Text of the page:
How is India’s inward FDI derived and how can it increase?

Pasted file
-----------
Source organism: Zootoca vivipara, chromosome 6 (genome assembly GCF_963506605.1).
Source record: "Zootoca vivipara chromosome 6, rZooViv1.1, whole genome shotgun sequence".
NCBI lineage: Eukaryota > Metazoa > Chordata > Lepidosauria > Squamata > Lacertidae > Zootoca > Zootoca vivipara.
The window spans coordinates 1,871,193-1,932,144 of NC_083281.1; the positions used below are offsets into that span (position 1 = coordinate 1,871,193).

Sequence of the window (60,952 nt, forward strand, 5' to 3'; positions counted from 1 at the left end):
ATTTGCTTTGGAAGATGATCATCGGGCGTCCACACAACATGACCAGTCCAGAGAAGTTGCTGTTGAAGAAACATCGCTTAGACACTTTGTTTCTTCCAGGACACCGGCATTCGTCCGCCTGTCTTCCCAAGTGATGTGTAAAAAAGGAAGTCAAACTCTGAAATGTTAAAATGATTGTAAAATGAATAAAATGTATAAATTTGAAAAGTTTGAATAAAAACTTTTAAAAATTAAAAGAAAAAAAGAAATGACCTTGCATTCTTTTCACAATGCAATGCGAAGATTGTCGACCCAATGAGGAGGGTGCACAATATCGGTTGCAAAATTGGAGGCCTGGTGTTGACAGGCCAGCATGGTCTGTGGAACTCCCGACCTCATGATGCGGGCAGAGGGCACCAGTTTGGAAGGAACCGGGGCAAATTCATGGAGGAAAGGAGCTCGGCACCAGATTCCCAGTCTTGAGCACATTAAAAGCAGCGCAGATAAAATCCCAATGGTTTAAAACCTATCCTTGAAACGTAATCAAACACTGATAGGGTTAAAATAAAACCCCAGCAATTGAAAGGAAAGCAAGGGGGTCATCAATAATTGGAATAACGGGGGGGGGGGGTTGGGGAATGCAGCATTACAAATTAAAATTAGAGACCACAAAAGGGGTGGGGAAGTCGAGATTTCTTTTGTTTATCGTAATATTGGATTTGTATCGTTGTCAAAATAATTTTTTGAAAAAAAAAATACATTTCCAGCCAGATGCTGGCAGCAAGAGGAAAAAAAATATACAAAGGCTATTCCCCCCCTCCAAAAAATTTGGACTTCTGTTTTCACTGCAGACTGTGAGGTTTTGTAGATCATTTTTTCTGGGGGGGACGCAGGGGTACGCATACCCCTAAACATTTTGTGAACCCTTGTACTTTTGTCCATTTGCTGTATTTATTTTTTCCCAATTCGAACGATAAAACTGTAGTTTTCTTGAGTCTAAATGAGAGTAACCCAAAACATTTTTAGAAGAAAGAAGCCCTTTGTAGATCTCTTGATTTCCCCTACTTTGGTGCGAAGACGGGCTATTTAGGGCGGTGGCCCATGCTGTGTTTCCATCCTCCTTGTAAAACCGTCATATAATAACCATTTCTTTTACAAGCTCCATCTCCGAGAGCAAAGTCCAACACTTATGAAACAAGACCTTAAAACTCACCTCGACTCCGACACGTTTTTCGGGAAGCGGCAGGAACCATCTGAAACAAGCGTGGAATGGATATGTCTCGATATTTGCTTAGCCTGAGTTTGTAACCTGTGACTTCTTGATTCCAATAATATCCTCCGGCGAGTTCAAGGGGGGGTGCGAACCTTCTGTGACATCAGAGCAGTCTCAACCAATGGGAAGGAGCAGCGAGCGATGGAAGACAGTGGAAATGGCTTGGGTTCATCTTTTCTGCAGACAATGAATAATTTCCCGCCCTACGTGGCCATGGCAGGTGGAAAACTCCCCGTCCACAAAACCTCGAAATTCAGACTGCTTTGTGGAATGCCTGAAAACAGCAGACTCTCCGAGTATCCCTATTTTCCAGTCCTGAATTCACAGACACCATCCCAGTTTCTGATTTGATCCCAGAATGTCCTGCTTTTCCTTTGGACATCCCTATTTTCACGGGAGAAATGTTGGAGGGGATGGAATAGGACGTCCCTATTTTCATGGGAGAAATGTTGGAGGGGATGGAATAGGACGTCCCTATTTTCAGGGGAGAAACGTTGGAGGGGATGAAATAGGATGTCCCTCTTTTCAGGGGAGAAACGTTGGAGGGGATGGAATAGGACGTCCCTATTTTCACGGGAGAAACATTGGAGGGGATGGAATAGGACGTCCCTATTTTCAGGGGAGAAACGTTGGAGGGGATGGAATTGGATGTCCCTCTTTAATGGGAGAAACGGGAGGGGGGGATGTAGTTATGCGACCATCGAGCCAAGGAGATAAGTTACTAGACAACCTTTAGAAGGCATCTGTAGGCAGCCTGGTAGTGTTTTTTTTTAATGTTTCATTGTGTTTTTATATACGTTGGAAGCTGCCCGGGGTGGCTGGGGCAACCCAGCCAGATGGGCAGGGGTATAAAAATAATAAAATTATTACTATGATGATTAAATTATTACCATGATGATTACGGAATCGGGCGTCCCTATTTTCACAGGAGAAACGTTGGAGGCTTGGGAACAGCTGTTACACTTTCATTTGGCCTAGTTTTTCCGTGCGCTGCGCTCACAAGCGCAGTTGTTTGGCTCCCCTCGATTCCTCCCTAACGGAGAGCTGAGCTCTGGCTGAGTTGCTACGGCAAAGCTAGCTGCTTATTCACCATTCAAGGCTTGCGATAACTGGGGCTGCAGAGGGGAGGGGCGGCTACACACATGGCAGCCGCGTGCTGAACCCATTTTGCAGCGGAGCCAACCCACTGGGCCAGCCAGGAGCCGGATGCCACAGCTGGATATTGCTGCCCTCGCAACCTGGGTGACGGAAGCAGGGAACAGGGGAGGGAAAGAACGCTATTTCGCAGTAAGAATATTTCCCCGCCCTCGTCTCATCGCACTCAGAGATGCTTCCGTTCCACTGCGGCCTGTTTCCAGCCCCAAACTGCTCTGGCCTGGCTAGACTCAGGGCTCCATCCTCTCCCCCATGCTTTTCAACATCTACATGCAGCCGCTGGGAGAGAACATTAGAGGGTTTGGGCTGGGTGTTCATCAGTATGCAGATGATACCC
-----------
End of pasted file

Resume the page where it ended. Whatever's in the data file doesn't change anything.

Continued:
CEIC India Data Talk - April 17, 2015 India attracted net inward foreign direct investment (FDI) amounting to USD30.76 billion during the fiscal year ended March 2014, a 14.13% increase compared to the previous fiscal year. However, India’s FDI comprised just 1.48% of its GDP in 2014, comparing poorly with its regional neighbours, notably Singapore (24.6%), but also China at (2.92%) and Malaysia (2.81%). Given that equity direct investments remain one of the most popular sources of India’s FDI (comprising 82.16% of the total FDI inflows as of 2014), a comprehensive evaluation of these types of investments may provide a better understanding of how to improve India’s FDI flows. The government of India has long sought to attract FDI through various incentives. One of the key milestones in India’s foreign investment engagement came with its rationalisation of FDI procedures through the introduction of the “automatic route”. This provides a channel for foreign investors to bypass multiple approval processes for foreign investment activities. The automatic route allows foreign investors access to specified economic sectors without prior approval from the Foreign Investment Promotion Board (FIPB). This route reduces red tape and eases FDI inflows into India once non-residents obtain the requisite industrial licenses. Given the broadness of sectors covered by the automatic route, investments from this channel usually account for over 60% of total equity FDI (excluding a dip during 2007). Outside the automatic route, equity FDI may also come in the form of ordinary shares acquisition (or other instruments such as convertible debt), stock swaps or the FIPB route. The latter, also known as the “government route”, covers foreign investments where prior approvals from the FIPB are required (in addition to other relevant agencies). However, FDI via the automatic route saw two successive year-on-year (YoY) declines during the fiscal year ended March 2013 (-22.78% YoY) and 2014 (-6.88% YoY), in part due to weaknesses in the global economy. Overall equity FDI, however, grew by a modest 8.36% due to sharply improved inflows from the foreign acquisition of shares, which more than doubled during the 2014 fiscal year (rising 133% YoY). In the context of growth in equity FDI overall, amid decline in the automatic route investments (during the fiscal year ended March 2014), there are several possible interpretations. Increased appetite for foreign investments through share acquisitions may suggest a changing preference towards different foreign investment channels. A less benevolent view suggests possible downward trend in foreign direct investments being temporarily offset by a temporary surge in foreign share acquisition, as foreign investors seek to increase their stakes, especially in sectors without caps on foreign investments. Also salient in India’s foreign equity investment statistics is the investment country of origin. India has, effectively, gathered a significant portion of its FDI from Mauritius, accounting for more than 30% of foreign inflows (amounting to USD4.86 billion during the fiscal year ended March 2014) despite the relatively tiny economic size of Mauritius compared to other foreign investors (second is Singapore, followed by the United Kingdom, Japan and the Netherlands). This anomaly is largely due to the favourable taxation status of Mauritius and India. A comprehensive Double Taxation Avoidance Agreement between India and Mauritius, especially on capital gains, allows gains accruing on foreign investment being taxed only in Mauritius and at a favourable 3% rate. As such, a large portion of foreign direct investment originating from Mauritius is channelled through the country by non-Mauritian enterprises, including Oracle Global, Merrill Lynch and Vodafone. Due to the long-standing and unique relationship between India and Mauritius (including the Mauritian generous taxation regime), replicating these arrangements with other countries may not be a feasible means of promoting FDI. While the poor global economic climate has somewhat dented India’s ability to attract FDI, the latest data suggest that returns from its regulatory liberalisation in the 2000s may have peaked and that India must discover new ways to improve its FDI inflows, particularly through structural reforms and improvement in its infrastructure. More importantly, India must extricate itself from a “Catch-22” where it relies on FDI for enhancing its infrastructure and fostering growth yet requires enhanced infrastructure and credible growth prospects to attract these elusive FDIs in the first place. By Ian Lim - CEIC Analyst Discuss this post and many other topics in our LinkedIn Group (you must be a LinkedIn member to participate). Request a Free Trial Subscription. Back to Blog